The organizational impact of the information utility will extend well beyond the one or two industries directly concerned. User industries, such as banking and retailing, may also be greatly affected. Suppose, for example, that businesses of all sizes have simple terminals linking them electronically to a central information exchange. Then each business can make instantaneous credit checks and offer its customers the convenience of universal credit cards. These cards, referred to by some as "money keys." together with the simple terminals and information exchange, can all but eliminate the need for currency, checks, cash registers, sales slips, and making change. When the card is inserted in the terminal and the amount of the purchase keyed in, a record of the transaction is produced centrally and the customer's balance is updated. A signal is transmitted to the terminal from the central exchange if the customer's balance is not adequate for the sale. Positive credits to the customer's account, such as payroll payments, benefits, dividends, and gifts are entered in a similar way. Periodic account statements are figured automatically and delivered to customers, perhaps directly to a private terminal for some, or by postal service for others.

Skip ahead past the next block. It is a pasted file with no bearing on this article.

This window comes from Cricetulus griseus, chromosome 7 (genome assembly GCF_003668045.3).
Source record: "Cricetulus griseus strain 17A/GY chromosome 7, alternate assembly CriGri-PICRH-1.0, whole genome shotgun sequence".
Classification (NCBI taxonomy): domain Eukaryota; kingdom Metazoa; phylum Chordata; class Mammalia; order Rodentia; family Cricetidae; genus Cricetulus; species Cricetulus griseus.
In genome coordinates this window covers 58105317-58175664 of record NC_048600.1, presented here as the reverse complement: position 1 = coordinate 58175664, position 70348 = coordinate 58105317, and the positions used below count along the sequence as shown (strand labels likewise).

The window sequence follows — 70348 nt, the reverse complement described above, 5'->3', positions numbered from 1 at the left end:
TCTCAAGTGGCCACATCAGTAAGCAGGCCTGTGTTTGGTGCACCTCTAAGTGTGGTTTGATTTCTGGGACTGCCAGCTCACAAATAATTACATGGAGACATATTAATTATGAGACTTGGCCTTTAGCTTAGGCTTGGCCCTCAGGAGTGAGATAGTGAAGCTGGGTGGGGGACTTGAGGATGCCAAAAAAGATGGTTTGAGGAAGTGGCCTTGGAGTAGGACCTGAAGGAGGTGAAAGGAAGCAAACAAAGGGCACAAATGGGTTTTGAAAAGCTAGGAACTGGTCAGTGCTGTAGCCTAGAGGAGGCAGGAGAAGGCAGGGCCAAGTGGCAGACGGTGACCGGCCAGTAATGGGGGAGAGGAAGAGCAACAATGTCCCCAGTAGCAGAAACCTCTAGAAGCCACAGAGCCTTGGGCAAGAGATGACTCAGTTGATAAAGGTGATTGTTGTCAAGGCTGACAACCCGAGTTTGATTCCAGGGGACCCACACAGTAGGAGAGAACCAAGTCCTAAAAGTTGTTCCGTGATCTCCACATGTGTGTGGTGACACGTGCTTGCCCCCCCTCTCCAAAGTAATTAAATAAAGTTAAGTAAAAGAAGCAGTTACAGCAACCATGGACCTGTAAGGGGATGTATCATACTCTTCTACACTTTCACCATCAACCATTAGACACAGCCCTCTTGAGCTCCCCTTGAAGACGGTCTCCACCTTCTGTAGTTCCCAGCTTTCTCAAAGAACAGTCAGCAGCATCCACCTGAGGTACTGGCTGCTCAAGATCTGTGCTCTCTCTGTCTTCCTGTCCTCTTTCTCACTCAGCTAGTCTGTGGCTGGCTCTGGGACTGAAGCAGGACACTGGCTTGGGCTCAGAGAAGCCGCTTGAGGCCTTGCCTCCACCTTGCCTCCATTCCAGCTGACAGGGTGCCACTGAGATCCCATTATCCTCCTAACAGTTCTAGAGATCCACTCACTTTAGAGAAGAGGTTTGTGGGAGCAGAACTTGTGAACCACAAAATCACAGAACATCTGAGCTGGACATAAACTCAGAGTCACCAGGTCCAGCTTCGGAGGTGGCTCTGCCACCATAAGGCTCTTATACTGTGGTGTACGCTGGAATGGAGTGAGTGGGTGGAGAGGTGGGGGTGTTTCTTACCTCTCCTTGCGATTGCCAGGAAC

Any number of variations on this theme are conceivable, up to and including the virtual disappearance of our traditional media for commerce. The savings resulting from eliminating the physical handling and flow of money, as well as the clearing and transfer of checks, would justify a considerable expenditure for electronic equipment.
Secondary benefits might include the semiautomatic preparation of income tax returns and the automation of most bill collection. Incidentally, we can look forward in the process to displacing another class of manual labor: miscellaneous thieves who prey on money. The increased possibilities for embezzlement through fraudulent accounting may attract some of the resulting unemployed, but there are ways that the computer can be deputized to police its own operation, quietly and without danger of corruption.